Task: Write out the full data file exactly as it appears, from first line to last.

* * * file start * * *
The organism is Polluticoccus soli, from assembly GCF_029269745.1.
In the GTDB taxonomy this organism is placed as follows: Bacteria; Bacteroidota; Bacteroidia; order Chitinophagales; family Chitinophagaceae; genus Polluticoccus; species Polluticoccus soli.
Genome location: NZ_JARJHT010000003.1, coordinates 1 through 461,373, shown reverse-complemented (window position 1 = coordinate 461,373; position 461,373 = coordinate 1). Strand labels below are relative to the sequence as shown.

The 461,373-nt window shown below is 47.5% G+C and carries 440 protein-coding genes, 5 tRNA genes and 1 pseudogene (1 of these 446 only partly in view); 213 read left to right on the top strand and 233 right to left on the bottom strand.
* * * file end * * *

The organism is Polluticoccus soli, from assembly GCF_029269745.1.
In the GTDB taxonomy this organism is placed as follows: Bacteria; Bacteroidota; Bacteroidia; order Chitinophagales; family Chitinophagaceae; genus Polluticoccus; species Polluticoccus soli.
Genome location: NZ_JARJHT010000003.1, coordinates 1 through 461,373, shown reverse-complemented (window position 1 = coordinate 461,373; position 461,373 = coordinate 1). Strand labels below are relative to the sequence as shown.

The 461,373-nt window shown below is 47.5% G+C and carries 440 protein-coding genes, 5 tRNA genes and 1 pseudogene (1 of these 446 only partly in view); 213 read left to right on the top strand and 233 right to left on the bottom strand.